Ben’s’ friend died, like many other young men, when he crashed his motorcycle after leaving a party. “I’d remember him like every night,” says Ben, “and would be like, ‘why the hell did you do that? How and why?’”
A University of British Columbia study has provided a unique window into the worlds of 25 young men as they struggle to find ways to grieve their male friends. Live for the Moment is an exhibition at The Fall Gallery in Vancouver, B.C. featuring photos taken by research participants to answer questions about grief, loss and dealing with it as a man.
The photos tell a powerful story about how men deal with unexpected death in a culture that expects them to be stoic and invulnerable.
Dubbed “the dangerous demographic,” young men are more likely to die of accidental injury than any other cause. Though these statistics are all too familiar, less is known about the young men left behind to deal with these deaths.
“Young men are under pressure to grieve in masculine ways,” says UBC post-doctoral researcher Genevieve Creighton, a member of the UBC team that conducted this study. “They risk being rejected if they don’t grieve according to the ‘rules.’”
Evidence shows this inability to express grief can leave men at risk over the long term for greater likelihood of illness, injury or premature death, says Creighton.
The photos by the participants show images of emptiness and shock, but also what it means to honour and remember. Some commemorate their friend with a tattoo or a bracelet. Others visit a special place. Some numb the pain with alcohol and drugs. Others see this as a transformative moment and leave behind an old life. The pictures take the viewer into the private experience of these young men as they learn to accept the loss and embrace their own futures.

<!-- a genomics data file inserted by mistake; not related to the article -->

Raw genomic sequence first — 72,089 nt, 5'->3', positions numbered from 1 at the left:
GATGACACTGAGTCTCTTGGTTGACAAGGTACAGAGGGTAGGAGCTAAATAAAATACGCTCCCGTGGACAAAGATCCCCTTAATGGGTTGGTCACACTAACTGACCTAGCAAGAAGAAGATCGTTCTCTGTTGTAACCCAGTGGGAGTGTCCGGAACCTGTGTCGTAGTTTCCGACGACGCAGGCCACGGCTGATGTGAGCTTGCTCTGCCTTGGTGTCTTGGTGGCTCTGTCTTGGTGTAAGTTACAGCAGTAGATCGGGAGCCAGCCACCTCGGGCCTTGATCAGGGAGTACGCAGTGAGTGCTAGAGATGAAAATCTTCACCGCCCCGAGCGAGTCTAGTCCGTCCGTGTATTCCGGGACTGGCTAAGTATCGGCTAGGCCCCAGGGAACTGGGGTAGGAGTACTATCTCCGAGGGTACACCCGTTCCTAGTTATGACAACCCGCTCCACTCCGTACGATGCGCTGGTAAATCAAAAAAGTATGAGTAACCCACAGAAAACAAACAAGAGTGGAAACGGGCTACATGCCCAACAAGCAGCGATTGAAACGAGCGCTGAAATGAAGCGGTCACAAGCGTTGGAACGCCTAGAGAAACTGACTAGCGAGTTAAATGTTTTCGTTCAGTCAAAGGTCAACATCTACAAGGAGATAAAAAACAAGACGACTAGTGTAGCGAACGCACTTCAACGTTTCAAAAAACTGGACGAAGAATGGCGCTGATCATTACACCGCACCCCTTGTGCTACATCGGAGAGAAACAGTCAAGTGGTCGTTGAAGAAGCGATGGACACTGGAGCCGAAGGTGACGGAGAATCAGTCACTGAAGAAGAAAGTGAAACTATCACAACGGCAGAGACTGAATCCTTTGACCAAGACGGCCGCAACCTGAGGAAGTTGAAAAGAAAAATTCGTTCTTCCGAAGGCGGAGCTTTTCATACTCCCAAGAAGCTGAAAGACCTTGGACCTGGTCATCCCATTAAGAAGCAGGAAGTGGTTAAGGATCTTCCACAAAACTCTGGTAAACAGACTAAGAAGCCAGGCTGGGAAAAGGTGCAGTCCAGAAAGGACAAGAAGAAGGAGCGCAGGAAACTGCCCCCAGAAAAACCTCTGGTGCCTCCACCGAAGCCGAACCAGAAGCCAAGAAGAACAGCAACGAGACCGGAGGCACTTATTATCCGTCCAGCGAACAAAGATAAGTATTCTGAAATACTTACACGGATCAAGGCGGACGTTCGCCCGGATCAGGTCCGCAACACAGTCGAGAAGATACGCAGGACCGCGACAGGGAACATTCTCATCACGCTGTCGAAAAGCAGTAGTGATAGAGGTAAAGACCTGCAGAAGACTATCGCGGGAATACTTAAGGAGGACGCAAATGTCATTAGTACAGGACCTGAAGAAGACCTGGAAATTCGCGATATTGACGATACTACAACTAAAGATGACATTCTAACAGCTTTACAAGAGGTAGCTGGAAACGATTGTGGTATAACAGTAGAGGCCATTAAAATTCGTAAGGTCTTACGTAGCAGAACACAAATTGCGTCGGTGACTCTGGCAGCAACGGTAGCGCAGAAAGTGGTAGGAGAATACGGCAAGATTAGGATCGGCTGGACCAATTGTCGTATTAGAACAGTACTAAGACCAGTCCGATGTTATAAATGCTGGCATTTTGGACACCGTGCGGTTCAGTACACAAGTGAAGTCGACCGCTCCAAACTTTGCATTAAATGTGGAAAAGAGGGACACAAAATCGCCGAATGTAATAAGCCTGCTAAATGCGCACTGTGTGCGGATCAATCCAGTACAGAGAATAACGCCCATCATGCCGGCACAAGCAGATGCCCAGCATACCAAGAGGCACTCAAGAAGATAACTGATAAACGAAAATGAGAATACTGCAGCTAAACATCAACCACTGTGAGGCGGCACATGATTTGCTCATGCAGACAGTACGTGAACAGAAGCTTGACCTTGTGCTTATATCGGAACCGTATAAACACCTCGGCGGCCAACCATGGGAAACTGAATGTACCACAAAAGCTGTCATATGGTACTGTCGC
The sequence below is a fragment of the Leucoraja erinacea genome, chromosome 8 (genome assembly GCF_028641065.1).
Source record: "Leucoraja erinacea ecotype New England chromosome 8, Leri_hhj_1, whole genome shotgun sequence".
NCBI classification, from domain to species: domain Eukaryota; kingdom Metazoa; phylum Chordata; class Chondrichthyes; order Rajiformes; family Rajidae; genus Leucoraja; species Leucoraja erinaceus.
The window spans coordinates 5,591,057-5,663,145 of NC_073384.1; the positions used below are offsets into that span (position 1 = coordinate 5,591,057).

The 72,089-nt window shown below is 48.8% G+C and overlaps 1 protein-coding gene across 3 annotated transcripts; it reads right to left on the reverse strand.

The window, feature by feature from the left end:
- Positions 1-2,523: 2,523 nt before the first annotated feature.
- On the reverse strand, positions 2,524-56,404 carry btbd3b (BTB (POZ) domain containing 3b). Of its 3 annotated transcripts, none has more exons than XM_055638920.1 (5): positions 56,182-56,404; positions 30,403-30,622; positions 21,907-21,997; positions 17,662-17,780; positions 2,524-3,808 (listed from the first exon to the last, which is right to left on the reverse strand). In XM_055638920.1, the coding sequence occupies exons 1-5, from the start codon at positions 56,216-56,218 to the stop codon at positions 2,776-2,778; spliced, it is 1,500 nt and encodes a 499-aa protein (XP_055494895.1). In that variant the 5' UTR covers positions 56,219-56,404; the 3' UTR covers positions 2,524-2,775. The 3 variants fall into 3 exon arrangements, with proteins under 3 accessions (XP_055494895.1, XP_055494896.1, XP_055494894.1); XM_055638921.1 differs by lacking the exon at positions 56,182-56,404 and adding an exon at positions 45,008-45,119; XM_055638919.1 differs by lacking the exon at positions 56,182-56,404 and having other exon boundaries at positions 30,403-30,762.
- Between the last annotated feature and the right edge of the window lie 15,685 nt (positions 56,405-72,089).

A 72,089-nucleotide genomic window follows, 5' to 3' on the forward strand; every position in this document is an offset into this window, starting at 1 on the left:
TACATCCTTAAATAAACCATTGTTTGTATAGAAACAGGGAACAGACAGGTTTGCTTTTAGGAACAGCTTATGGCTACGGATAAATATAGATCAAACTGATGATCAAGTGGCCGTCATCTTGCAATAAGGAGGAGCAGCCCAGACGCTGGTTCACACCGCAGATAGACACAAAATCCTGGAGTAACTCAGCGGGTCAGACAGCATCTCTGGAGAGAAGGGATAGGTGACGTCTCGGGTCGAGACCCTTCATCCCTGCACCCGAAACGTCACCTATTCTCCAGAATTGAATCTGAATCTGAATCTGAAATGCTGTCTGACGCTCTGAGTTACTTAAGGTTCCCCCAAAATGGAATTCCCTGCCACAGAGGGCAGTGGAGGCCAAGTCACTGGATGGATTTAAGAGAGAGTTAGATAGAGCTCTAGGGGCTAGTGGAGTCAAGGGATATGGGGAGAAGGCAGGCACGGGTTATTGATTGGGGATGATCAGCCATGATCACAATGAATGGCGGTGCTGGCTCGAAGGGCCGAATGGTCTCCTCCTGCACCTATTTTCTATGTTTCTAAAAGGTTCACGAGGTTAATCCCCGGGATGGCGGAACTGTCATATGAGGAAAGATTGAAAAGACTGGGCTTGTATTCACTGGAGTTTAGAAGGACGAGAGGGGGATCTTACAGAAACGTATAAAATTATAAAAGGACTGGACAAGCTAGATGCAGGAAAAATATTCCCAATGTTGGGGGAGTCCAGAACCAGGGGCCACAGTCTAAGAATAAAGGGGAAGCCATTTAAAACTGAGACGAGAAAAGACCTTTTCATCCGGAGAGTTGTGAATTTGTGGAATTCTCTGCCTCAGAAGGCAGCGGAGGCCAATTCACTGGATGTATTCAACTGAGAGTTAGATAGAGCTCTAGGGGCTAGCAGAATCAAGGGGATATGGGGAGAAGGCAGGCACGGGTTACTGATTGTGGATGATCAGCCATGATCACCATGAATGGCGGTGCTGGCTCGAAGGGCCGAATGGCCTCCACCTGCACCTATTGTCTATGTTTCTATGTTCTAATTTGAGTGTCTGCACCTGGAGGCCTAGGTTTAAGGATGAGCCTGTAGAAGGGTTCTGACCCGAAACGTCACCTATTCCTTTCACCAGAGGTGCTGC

This study was funded by the Canadian Institute of Health Research. The study was conducted by a team of researchers from the UBC School of Nursing and UBC Dept. of Education, including Creighton, Prof. Elizabeth Saewyc, Prof. John Oliffe, Assoc. Prof. Shauna Butterwick and Project Coordinator Jennifer Matthews.
Live for the Moment: a research-based photo exhibit about life, death, and young men is showing at The Fall Tattooing and Artist’s Gallery, 644 Seymour Street, Vancouver, from April 27 to May 4, 2012. There will be an opening event on April 27th, at 7:30 p.m. A painting by David Pirrie from his series “Risk Analysis” will accompany the photos, along with select avalanche footage from the Rocky Mountain Sherpas, “A Fine Line.”
The Canadian Institutes of Health Research (CIHR) is the Government of Canada’s health research investment agency. CIHR’s mission is to create new scientific knowledge and to enable its translation into improved health, more effective health services and products, and a strengthened Canadian health care system. Composed of 13 Institutes, CIHR provides leadership and support to more than 14,100 health researchers and trainees across Canada.